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Urban planning in South Africa

The issues raised herein this poscast have been repeatedly made by amongst others University of Cape Town’s  Prof. Dave Dewar and Fabio Todeschini and published in a their 2004 book Rethinking Urban Transport after Modernism 
at  are Posted by Arina on  World Landscape Architecture

Existing condition of Cosmo City ext 17 (Lion Park) for the Johannesburg Metropolitan Municipality. Provided by Michael Hart.

Do the same urban planning ideas apply everywhere? Hear examples from the interview with Michael Hart at http://bit.ly/

Urban planning ideas are sometimes applied between one region to another without any adjustments to the local culture and climate. The example of such a direct transfer is South Africa, where English planning was implemented. Does it work?

Michael Hart points out that urban planning that focuses on the automobile is not appropriate for South Africa, since car ownership is very low. Nonetheless, existing local standards and guidelines are dictating automobile-driven planning. There are other issues that have been overlooked, such as the availability of the energy and water. Although there are alternative solutions for energy in rural areas, they are too expensive and rarely implemented.

One of the projects worth looking at is the Urban Design Framework for an integrated mixed-use housing development in Cosmo City, Johannesburg Metropolitan Municipality. Currently there is an informal settlement in that area, with approximately 7,300 people. There are no roads or infrastructure. Houses are built by owners from available materials. The local municipality is planning to redevelop this area in the future and promises their residents improved housing.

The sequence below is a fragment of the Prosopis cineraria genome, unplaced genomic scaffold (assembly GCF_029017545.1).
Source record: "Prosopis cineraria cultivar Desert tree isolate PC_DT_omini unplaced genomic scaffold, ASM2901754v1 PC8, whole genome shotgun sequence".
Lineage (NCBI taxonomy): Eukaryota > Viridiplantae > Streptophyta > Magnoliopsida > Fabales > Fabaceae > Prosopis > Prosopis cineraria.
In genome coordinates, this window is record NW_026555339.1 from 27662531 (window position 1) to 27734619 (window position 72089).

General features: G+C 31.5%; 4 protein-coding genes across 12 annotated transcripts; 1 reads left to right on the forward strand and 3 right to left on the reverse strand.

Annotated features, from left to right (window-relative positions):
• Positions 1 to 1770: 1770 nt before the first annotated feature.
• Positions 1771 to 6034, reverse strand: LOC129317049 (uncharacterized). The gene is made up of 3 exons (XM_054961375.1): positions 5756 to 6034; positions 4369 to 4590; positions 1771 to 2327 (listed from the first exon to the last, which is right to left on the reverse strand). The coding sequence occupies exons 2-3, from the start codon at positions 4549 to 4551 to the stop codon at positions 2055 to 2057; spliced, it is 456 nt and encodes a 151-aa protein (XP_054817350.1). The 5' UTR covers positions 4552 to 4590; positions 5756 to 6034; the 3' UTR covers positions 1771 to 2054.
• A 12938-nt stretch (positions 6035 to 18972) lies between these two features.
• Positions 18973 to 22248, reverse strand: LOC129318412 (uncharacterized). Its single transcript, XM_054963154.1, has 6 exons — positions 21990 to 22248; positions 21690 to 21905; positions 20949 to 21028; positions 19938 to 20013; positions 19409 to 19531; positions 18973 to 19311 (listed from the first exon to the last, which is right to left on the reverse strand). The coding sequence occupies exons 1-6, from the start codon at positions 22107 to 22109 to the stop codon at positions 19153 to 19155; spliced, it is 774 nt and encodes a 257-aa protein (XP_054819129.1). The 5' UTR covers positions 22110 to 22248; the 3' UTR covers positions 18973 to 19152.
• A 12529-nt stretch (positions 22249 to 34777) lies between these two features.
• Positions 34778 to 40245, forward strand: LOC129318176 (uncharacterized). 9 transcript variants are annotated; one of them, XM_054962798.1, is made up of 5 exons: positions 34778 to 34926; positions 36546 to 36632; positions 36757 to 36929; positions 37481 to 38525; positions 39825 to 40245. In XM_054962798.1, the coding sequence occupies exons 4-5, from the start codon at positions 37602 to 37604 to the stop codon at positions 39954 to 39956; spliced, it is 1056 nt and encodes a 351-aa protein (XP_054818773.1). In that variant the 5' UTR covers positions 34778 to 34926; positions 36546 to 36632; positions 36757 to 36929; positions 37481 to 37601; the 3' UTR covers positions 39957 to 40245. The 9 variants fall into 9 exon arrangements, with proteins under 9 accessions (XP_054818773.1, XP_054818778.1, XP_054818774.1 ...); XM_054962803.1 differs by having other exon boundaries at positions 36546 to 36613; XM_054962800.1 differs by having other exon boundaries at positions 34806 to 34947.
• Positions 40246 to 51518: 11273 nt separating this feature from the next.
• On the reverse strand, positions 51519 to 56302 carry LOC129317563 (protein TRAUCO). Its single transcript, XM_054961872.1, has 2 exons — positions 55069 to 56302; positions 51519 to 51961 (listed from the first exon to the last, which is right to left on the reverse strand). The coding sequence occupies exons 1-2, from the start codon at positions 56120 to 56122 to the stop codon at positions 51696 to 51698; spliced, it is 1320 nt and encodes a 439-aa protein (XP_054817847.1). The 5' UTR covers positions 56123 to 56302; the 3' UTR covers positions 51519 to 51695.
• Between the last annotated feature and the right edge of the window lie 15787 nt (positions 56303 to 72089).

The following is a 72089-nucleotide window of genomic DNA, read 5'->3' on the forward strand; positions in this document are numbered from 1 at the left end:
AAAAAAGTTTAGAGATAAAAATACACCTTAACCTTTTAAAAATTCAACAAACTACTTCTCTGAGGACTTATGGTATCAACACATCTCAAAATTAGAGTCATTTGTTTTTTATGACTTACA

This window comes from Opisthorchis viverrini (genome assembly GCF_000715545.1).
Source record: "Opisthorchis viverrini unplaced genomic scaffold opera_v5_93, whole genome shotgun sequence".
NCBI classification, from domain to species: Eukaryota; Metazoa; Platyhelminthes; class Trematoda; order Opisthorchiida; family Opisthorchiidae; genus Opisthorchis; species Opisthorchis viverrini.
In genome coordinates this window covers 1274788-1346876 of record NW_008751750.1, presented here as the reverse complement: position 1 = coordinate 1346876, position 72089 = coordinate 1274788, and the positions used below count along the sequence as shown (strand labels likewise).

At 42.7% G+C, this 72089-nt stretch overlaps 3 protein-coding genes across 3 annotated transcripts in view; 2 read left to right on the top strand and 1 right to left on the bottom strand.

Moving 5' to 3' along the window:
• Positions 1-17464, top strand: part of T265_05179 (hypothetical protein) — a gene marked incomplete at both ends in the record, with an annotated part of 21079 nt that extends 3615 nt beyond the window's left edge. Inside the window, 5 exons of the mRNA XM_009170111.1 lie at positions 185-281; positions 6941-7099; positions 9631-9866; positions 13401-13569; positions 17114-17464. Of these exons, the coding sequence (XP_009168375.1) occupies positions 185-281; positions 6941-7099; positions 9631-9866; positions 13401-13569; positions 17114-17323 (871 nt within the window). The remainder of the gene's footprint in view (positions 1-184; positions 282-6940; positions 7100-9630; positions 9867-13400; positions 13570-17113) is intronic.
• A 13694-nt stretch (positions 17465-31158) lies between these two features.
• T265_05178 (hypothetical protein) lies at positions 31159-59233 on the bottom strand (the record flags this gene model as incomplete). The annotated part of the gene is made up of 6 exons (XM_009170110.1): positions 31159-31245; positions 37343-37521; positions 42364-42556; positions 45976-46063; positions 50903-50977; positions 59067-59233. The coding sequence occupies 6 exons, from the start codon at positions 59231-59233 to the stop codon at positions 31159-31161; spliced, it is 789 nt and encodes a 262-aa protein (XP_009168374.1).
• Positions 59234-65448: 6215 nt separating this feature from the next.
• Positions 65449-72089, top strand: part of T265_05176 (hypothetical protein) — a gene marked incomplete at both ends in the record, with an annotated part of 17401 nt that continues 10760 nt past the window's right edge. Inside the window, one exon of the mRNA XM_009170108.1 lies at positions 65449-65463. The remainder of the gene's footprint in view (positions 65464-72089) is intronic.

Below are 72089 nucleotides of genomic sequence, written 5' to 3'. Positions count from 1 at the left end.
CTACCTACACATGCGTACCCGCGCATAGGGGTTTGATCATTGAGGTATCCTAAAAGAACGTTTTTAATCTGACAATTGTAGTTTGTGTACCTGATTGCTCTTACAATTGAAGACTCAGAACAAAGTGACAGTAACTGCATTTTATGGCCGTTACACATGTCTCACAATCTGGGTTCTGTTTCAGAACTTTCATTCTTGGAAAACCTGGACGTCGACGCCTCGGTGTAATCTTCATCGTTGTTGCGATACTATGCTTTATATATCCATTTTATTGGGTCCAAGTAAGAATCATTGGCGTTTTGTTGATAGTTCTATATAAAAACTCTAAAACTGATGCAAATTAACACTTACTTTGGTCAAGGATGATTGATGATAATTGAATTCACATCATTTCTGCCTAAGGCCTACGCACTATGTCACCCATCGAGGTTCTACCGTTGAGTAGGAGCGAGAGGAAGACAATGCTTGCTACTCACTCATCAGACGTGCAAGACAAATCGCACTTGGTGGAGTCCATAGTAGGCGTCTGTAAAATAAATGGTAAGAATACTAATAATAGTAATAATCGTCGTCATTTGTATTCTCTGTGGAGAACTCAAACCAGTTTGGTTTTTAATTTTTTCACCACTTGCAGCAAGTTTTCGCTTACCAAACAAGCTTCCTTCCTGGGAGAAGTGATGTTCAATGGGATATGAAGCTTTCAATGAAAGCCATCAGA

Michael and his team were hired to study existing conditions and develop a framework that could be implemented in that area.

Michael Hart hopes that in the future he will see a lot more sustainable projects in South Africa that will take local culture and environmental constraints into consideration.

Cape Town can save itself – Counter Currents: experiments in sustainability

From the Global Urbanist – a further review of Counter Currents:

Standing in contrast to the ‘doomful narratives and prophecies’ that surround urban development in Cape Town, Edgar Pieterse’s Counter Currents presents a radical project of optimism, bringing into collision the work of architects, planners, scholars, poets and sculptors to explore new possibilities for the city’s self-image.

Thursday, 7 April 2011

Counter Currents

“How do we manage and navigate our many unresolved tensions? Between the imperative of practice, of having to intervene in the city to make things better and at the same time being conscious that so much of the knowledge that exists about African cities is so reductionist and instrumentalised that it often adds to the problem.”

–Edgar Pieterse, editor of Counter Currents and director of the African Centre for Cities, London, January 26th.

Counter Currents brings together twenty-seven authors in a colourful and heady tome, somewhat intimidating in its breadth and breathless tone. In Pieterse’s words it is a ‘showcase of bold urban development initiatives by the state and private sector.’ It initially incites suspicion due to the emphatic use of the word ‘sustainable’. However sustainability is delineated early on to refer to economic, social, ecological, physical and political sustainability–urbanity, then–and the book engages critically with its different manifestations. Continue reading